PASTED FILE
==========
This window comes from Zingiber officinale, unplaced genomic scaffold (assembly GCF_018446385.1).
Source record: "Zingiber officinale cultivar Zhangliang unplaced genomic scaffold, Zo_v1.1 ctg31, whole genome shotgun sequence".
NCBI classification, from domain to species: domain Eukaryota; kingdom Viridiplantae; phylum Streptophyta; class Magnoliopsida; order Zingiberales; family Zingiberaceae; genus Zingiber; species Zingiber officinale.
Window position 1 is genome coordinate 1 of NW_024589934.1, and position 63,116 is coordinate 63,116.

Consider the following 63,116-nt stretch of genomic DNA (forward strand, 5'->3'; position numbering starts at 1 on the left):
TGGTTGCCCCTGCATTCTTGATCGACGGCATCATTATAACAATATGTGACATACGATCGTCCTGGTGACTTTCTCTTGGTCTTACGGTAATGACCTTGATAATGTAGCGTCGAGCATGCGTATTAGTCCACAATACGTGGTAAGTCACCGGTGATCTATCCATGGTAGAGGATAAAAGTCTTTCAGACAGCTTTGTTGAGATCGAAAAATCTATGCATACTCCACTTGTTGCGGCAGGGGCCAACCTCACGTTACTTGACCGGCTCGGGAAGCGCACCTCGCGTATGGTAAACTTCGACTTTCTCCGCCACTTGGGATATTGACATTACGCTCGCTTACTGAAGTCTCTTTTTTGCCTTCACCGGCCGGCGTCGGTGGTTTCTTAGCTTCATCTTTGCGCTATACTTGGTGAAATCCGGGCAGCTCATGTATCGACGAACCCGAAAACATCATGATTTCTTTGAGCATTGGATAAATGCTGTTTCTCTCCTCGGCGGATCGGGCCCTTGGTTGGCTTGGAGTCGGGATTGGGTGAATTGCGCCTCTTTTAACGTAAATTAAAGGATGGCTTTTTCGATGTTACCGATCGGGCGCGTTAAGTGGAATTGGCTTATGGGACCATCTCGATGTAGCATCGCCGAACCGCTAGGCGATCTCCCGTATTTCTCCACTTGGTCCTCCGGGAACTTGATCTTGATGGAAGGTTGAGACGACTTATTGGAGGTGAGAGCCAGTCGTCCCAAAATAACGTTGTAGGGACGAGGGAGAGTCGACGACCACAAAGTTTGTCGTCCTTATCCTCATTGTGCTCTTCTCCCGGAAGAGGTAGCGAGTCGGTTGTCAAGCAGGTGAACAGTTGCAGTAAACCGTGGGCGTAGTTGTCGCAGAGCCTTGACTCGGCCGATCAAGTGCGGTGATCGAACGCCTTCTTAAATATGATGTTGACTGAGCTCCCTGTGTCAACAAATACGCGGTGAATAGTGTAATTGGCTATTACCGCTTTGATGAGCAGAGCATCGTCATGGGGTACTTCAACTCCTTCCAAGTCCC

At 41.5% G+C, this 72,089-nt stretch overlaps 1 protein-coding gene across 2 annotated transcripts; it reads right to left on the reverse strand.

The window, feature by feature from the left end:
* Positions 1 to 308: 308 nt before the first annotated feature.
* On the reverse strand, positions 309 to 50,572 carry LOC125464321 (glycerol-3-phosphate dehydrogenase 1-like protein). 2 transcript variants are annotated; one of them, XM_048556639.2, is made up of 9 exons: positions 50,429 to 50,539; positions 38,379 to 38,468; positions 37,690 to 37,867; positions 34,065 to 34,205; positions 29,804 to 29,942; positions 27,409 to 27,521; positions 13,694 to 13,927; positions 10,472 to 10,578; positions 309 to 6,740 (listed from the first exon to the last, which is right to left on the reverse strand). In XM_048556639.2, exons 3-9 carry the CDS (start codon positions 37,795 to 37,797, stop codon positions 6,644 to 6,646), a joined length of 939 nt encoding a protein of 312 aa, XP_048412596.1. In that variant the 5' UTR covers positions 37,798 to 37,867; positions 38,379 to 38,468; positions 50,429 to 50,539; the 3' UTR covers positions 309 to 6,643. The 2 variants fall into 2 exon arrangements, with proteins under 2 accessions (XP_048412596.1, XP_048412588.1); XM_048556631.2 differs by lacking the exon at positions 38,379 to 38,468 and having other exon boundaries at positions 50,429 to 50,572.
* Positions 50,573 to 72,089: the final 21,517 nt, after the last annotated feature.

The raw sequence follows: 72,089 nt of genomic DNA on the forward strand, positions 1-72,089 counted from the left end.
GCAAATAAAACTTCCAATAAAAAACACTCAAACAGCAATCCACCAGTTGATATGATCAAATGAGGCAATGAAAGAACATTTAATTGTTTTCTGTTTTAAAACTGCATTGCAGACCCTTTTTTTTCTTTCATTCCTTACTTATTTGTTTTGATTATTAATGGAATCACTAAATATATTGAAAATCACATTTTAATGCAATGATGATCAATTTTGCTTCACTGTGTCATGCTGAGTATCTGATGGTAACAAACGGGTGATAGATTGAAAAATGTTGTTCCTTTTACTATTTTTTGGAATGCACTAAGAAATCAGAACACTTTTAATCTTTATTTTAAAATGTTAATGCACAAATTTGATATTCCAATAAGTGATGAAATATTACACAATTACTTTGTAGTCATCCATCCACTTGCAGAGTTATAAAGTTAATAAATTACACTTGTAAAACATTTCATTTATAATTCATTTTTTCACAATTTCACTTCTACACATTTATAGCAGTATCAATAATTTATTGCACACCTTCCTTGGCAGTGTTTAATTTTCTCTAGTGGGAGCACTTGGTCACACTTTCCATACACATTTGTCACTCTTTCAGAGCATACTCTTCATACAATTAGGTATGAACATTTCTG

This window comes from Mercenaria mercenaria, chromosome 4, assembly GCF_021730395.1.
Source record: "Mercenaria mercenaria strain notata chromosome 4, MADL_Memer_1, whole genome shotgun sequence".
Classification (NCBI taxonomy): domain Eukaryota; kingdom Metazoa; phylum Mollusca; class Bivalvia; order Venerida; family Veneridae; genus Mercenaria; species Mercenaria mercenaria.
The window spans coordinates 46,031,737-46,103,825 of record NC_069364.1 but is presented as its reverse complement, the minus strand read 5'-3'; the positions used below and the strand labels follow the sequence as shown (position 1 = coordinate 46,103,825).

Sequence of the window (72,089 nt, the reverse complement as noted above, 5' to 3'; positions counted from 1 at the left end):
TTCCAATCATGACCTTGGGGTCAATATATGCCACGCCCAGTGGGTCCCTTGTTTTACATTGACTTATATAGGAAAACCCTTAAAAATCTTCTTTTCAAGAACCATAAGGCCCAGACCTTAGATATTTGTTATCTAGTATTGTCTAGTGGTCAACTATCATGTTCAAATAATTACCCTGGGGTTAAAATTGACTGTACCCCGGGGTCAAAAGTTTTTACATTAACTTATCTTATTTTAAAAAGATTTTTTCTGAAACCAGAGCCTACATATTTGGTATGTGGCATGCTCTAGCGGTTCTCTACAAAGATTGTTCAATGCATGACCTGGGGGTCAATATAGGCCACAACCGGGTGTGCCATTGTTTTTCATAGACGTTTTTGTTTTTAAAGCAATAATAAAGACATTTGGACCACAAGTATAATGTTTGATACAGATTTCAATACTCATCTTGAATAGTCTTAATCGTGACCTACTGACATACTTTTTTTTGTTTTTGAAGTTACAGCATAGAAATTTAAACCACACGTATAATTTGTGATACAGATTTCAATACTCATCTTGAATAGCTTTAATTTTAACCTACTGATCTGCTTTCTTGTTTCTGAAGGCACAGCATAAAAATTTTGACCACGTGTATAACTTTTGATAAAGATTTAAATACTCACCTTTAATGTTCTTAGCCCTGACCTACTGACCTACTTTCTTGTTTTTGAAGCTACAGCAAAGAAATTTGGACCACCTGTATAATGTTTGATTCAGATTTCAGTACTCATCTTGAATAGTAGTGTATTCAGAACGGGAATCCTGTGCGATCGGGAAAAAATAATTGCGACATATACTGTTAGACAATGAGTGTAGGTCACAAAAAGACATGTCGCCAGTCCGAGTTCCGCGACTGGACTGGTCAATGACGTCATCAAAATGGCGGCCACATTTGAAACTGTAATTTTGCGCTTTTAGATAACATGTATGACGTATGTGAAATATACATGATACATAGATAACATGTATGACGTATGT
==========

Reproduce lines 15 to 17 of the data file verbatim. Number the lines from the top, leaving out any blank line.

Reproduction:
Source record: "Mercenaria mercenaria strain notata chromosome 4, MADL_Memer_1, whole genome shotgun sequence".
Classification (NCBI taxonomy): domain Eukaryota; kingdom Metazoa; phylum Mollusca; class Bivalvia; order Venerida; family Veneridae; genus Mercenaria; species Mercenaria mercenaria.
The window spans coordinates 46,031,737-46,103,825 of record NC_069364.1 but is presented as its reverse complement, the minus strand read 5'-3'; the positions used below and the strand labels follow the sequence as shown (position 1 = coordinate 46,103,825).